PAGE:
WE SMELL RATS Really? The British tabloids (all of them) are reporting that architectural fetishist and actor, Brad Pitt, has built a gerbil “Neverland” for his six children’s herd on his and Angelina’s estate in the South of France. If you believe what they’re reporting, Pitt paid somewhere between $50,000 and $80,000 on an “elaborate gerbil run [that] has a maze of tunnels, seesaws, and platforms for the pets to live in,” according to ever-present anonymous sources. Pets? Gerbils are rodents. Besides, what do gerbils know about architecture? Eavesdrop wants to see the Rodentia brief, renderings, reflected-ceiling and sprinkler plans, specs, etc. YOUNGER THAN SPRINGTIME According to The Yale Daily News, Robert A.M. Stern, dean of the School of Architecture and septuagenarian, has announced that the school will be featuring younger lecturers. “We want to highlight the work of younger faculty on the ladder for promotion,” Stern said. “We would like to hear from the young ones.” What about the conventional wisdom that says, “Architecture is an old(er) person’s profession?” Youngsters Hilary Sample, Mark Foster Gage, and Vikram Prakash are scheduled to lecture this fall. Send hamster wheels and viagra to email@example.com
BRINGING SEXY BACK Johnston Marklee was already one of the hippest architecture firms in LA. But now they’ve catapulted several spots up the ranks. How, you ask? By designing new stores for Justin Timberlake’s clothing brand, William Rast, that’s how. The firm has already designed pop-up stores in London, Paris, and New York (to a chorus of screaming girls when Timberlake came by) and is designing more in Palm Springs and San Jose. And in November, the firm will open the brand’s flagship store in the Century City Westfield Mall. The architects haven’t met Timberlake yet, but will finally see him at the Century City opening. “I hear he’s very nice,” said principal Sharon Johnston, coyly concealing any desire to start screaming and desperately trying to rock JT’s body, as she darn well should. GERBIL CHATEAU Speaking of important celebrity news, we hear from the most reliable gossip source we know, Britain’s Sun, that architecture fanatic Brad Pitt spent $82,000 building a house and racetrack for his kids’ gerbils at his estate in the south of France. According to the authoritative story, the complex includes “a maze of tunnels, seesaws and platforms.” French gerbils. Brad Pitt. A racetrack. Mon dieu. We can’t make this stuff up. HOME TOUR HICCUPS AIA home tours are always an adventure, but rarely do they produce as much drama as the AIA SF’s fall home tour did in September. First, SB Architects’ Alabama Street residence ran out of money just prior to finishing up, so the firm reportedly worked out a deal with furniture store Room & Board, producing a staged effect that looked more like a showroom than a real house. There was also a last-minute switch in the itinerary when a loft in the Oriental Warehouse by Edmonds + Lee ended up with major water damage from a leak next door. The project was replaced by Cary Bernstein’s Liberty Street Residence. Perhaps getting your home on the AIA’s tour has become like the Sports Illustrated cover jinx? Beware, all you tour-aspiring architects. Send tips, gossip, and gourmet gerbil food to Eavesdrop@archpaper.com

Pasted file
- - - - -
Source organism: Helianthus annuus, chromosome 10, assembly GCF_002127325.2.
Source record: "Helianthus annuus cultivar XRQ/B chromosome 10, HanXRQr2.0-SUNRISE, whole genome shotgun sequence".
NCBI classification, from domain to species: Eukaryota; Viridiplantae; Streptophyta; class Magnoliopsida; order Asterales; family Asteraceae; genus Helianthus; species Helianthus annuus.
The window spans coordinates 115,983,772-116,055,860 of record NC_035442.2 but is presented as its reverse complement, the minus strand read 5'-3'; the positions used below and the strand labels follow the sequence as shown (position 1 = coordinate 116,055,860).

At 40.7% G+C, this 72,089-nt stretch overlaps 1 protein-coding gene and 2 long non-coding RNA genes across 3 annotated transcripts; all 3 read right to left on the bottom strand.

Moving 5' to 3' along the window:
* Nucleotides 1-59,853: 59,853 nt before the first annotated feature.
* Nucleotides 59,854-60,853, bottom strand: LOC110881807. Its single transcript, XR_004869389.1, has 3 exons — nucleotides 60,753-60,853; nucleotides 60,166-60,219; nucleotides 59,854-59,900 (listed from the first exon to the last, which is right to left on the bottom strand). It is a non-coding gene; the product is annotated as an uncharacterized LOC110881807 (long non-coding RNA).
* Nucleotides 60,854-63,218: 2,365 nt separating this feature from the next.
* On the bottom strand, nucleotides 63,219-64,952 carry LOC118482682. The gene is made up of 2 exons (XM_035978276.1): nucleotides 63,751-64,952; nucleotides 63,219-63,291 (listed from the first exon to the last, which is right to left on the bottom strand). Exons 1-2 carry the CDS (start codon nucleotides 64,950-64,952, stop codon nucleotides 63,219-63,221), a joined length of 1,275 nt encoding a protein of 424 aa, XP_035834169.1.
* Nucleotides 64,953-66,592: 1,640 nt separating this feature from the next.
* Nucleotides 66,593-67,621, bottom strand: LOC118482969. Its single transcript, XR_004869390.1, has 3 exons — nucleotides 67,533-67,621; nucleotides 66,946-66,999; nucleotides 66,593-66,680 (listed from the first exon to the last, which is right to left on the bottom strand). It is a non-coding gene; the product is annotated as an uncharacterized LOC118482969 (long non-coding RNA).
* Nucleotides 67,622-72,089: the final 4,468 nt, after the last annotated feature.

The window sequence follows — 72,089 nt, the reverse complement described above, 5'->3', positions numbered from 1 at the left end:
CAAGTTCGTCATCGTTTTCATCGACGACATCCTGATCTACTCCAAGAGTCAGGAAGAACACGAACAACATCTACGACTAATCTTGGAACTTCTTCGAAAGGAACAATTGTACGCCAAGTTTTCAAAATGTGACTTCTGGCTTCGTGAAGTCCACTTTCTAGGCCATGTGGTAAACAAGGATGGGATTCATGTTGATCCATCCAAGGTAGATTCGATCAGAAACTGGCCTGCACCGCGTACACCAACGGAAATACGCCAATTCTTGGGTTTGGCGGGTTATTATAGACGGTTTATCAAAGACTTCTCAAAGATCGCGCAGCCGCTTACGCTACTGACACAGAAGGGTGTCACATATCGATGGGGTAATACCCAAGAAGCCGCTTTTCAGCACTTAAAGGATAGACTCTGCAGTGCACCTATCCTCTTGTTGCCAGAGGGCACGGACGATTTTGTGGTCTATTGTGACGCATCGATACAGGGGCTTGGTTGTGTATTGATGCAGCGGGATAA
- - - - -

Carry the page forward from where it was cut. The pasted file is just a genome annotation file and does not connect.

Or a puzzle. At least that's what New York mag said the would-be-architect said to Parade mag this weekend. To be more precise:
Architecture is like play to me. As a boy, you play with Tinkertoys, Lincoln Logs, Legos, and you get interested in how things are made, like cars and drills and all that. Years later you come back around to what interested you as a boy. Now, if I have something that I'm dealing with that's causing me a lot of stress, my mind goes to architecture. I walk around the yard and start thinking about what I need to do to the house structurally. It's similar to puzzles in that way, like a crossword puzzle or anything else I can put my mind into. It's a relief for me.Obviously, we're not going to take this too seriously or get too offended, given who we're talking about here. But at the same time, this is a guy putting together rather earnest post-Katrina housing and going on tours of Fallingwater for his birthday. How would he feel if, the next time we were down, we decided to go shoot an Academy Award-winning short film?